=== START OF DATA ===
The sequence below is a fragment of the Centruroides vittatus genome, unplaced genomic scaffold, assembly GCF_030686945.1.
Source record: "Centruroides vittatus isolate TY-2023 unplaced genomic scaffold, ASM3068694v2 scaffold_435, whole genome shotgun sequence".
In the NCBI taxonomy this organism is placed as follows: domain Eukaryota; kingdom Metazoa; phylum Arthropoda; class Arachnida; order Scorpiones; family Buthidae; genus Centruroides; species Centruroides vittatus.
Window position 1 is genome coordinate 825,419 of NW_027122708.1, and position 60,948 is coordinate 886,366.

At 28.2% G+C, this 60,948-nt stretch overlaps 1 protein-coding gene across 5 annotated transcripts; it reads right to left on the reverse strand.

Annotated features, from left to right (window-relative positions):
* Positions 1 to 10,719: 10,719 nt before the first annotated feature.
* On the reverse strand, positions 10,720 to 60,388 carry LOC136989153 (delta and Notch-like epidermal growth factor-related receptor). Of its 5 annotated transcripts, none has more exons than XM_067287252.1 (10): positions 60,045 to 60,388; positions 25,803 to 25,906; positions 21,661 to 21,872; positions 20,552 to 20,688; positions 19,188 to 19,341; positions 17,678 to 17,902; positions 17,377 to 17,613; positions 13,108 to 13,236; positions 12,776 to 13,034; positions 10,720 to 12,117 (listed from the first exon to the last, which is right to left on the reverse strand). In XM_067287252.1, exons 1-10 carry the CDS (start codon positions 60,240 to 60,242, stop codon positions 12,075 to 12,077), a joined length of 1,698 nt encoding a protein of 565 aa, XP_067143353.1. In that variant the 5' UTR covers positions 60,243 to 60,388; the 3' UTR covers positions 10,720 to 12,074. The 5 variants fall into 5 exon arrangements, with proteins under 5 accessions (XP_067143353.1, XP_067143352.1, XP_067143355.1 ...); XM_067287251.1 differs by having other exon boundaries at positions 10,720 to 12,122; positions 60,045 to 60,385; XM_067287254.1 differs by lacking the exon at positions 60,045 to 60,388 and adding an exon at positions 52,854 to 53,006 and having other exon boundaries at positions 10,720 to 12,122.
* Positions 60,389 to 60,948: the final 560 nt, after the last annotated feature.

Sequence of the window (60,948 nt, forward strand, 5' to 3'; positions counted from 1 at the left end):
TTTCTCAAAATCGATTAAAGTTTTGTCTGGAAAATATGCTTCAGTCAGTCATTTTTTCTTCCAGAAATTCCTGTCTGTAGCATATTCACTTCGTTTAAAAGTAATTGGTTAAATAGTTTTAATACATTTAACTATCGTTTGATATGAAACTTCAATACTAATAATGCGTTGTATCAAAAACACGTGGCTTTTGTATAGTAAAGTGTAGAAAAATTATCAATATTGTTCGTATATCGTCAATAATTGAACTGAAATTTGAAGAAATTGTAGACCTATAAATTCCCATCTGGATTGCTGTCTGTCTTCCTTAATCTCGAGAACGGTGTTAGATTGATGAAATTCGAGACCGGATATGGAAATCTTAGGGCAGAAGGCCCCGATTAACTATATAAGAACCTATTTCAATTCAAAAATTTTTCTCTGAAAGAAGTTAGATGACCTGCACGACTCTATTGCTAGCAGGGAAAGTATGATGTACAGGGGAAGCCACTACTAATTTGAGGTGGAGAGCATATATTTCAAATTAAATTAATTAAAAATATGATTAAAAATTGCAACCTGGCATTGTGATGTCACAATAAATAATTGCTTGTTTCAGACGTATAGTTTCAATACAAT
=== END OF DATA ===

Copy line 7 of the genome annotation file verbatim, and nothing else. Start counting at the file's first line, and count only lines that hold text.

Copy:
* Positions 1 to 10,719: 10,719 nt before the first annotated feature.